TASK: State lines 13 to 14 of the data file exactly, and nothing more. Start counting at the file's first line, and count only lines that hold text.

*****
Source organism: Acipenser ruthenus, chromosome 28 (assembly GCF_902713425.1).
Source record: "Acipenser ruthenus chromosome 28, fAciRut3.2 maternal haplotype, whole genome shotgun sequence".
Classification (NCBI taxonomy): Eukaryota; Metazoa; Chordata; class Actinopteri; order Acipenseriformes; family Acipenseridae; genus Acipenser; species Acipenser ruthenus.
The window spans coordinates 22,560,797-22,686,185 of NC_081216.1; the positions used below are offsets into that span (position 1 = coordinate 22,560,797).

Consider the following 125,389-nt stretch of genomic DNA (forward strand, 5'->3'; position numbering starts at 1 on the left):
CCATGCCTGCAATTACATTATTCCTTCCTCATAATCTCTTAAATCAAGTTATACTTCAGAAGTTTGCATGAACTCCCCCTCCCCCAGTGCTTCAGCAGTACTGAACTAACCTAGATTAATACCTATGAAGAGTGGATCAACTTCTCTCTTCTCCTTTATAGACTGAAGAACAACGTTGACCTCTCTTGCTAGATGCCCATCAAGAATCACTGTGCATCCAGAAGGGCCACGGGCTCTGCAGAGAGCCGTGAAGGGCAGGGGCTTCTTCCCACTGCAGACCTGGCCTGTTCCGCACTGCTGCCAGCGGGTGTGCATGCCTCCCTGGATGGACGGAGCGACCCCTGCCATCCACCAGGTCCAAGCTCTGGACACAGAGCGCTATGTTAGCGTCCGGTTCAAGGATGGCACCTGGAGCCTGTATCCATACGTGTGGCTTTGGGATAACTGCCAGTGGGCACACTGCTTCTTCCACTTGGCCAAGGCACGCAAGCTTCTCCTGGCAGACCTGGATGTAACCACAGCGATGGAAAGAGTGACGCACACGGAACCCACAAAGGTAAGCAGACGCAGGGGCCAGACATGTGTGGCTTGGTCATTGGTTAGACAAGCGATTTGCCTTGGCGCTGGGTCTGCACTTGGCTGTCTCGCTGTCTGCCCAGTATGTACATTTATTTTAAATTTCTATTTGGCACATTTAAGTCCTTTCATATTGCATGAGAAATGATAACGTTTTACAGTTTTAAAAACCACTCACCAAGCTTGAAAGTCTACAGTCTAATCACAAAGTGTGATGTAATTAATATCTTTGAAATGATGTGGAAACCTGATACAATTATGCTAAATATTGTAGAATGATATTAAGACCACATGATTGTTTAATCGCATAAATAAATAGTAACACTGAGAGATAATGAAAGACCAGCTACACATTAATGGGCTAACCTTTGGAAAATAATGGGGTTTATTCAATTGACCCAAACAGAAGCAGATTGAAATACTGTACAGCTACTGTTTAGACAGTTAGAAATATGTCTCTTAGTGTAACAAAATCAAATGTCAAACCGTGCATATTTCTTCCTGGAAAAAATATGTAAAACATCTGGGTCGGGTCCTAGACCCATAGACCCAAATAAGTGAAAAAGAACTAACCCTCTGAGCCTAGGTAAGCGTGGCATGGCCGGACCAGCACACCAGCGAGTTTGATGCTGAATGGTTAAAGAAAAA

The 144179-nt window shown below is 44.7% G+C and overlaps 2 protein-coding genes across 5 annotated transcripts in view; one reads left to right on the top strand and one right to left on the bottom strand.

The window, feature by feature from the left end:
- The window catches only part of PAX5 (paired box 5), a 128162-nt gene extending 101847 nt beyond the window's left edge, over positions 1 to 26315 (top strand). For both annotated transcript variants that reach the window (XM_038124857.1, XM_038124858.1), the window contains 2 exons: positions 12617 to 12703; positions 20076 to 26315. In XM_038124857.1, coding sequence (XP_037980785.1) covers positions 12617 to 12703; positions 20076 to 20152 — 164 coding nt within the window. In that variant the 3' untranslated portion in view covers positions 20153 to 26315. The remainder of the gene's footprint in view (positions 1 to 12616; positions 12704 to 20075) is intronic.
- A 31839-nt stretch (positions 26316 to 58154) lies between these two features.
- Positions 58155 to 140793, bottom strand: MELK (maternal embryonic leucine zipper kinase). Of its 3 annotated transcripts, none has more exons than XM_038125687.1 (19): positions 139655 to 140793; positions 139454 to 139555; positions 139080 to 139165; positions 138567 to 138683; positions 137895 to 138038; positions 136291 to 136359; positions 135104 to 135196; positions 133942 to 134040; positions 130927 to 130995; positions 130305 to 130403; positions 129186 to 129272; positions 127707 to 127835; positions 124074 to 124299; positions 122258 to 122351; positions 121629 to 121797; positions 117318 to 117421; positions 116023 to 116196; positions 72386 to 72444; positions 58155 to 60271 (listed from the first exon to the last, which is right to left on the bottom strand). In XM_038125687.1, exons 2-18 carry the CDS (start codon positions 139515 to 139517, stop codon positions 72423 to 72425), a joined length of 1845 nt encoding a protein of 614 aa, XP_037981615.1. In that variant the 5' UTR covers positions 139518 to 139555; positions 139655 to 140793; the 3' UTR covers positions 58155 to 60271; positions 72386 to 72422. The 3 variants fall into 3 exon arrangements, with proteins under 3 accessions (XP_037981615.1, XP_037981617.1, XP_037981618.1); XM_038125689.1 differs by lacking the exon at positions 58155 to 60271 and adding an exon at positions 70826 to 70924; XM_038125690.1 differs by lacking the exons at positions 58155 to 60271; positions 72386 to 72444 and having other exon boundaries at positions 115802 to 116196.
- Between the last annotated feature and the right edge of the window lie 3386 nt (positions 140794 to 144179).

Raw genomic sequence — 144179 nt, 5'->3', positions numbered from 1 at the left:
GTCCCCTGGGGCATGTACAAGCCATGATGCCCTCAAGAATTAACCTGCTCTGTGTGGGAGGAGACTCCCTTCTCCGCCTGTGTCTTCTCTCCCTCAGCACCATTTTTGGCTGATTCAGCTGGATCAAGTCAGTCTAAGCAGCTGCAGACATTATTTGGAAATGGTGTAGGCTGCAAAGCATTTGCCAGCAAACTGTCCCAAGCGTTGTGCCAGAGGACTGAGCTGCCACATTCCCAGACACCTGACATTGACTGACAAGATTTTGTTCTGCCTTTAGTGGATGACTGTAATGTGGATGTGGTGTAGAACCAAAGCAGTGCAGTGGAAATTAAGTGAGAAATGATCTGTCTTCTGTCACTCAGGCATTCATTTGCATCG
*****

Raw genomic sequence — 144179 nt, 5'->3', positions numbered from 1 at the left:
GTCCCCTGGGGCATGTACAAGCCATGATGCCCTCAAGAATTAACCTGCTCTGTGTGGGAGGAGACTCCCTTCTCCGCCTGTGTCTTCTCTCCCTCAGCACCATTTTTGGCTGATTCAGCTGGATCAAGTCAGTCTAAGCAGCTGCAGACATTATTTGGAAATGGTGTAGGCTGCAAAGCATTTGCCAGCAAACTGTCCCAAGCGTTGTGCCAGAGGACTGAGCTGCCACATTCCCAGACACCTGACATTGACTGACAAGATTTTGTTCTGCCTTTAGTGGATGACTGTAATGTGGATGTGGTGTAGAACCAAAGCAGTGCAGTGGAAATTAAGTGAGAAATGATCTGTCTTCTGTCACTCAGGCATTCATTTGCATCG